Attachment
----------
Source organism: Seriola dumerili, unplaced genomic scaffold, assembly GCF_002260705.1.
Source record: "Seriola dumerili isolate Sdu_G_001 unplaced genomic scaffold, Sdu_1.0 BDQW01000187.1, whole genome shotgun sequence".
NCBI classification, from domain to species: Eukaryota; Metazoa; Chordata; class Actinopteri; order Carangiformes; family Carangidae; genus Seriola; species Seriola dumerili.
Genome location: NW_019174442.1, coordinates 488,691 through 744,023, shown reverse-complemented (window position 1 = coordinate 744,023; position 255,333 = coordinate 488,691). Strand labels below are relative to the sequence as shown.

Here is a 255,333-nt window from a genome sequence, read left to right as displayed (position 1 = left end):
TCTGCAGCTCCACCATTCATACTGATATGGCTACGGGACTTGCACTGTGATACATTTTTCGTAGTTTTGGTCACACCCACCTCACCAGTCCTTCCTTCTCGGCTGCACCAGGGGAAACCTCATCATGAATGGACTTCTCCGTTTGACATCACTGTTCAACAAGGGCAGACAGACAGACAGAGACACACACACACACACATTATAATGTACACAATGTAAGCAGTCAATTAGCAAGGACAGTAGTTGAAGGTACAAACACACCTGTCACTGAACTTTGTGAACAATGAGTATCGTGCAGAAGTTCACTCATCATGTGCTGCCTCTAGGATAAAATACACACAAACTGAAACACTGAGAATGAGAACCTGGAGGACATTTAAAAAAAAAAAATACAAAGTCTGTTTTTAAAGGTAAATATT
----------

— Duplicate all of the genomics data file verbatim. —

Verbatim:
Source organism: Seriola dumerili, unplaced genomic scaffold, assembly GCF_002260705.1.
Source record: "Seriola dumerili isolate Sdu_G_001 unplaced genomic scaffold, Sdu_1.0 BDQW01000187.1, whole genome shotgun sequence".
NCBI classification, from domain to species: Eukaryota; Metazoa; Chordata; class Actinopteri; order Carangiformes; family Carangidae; genus Seriola; species Seriola dumerili.
Genome location: NW_019174442.1, coordinates 488,691 through 744,023, shown reverse-complemented (window position 1 = coordinate 744,023; position 255,333 = coordinate 488,691). Strand labels below are relative to the sequence as shown.

Here is a 255,333-nt window from a genome sequence, read left to right as displayed (position 1 = left end):
TCTGCAGCTCCACCATTCATACTGATATGGCTACGGGACTTGCACTGTGATACATTTTTCGTAGTTTTGGTCACACCCACCTCACCAGTCCTTCCTTCTCGGCTGCACCAGGGGAAACCTCATCATGAATGGACTTCTCCGTTTGACATCACTGTTCAACAAGGGCAGACAGACAGACAGAGACACACACACACACACATTATAATGTACACAATGTAAGCAGTCAATTAGCAAGGACAGTAGTTGAAGGTACAAACACACCTGTCACTGAACTTTGTGAACAATGAGTATCGTGCAGAAGTTCACTCATCATGTGCTGCCTCTAGGATAAAATACACACAAACTGAAACACTGAGAATGAGAACCTGGAGGACATTTAAAAAAAAAAAATACAAAGTCTGTTTTTAAAGGTAAATATT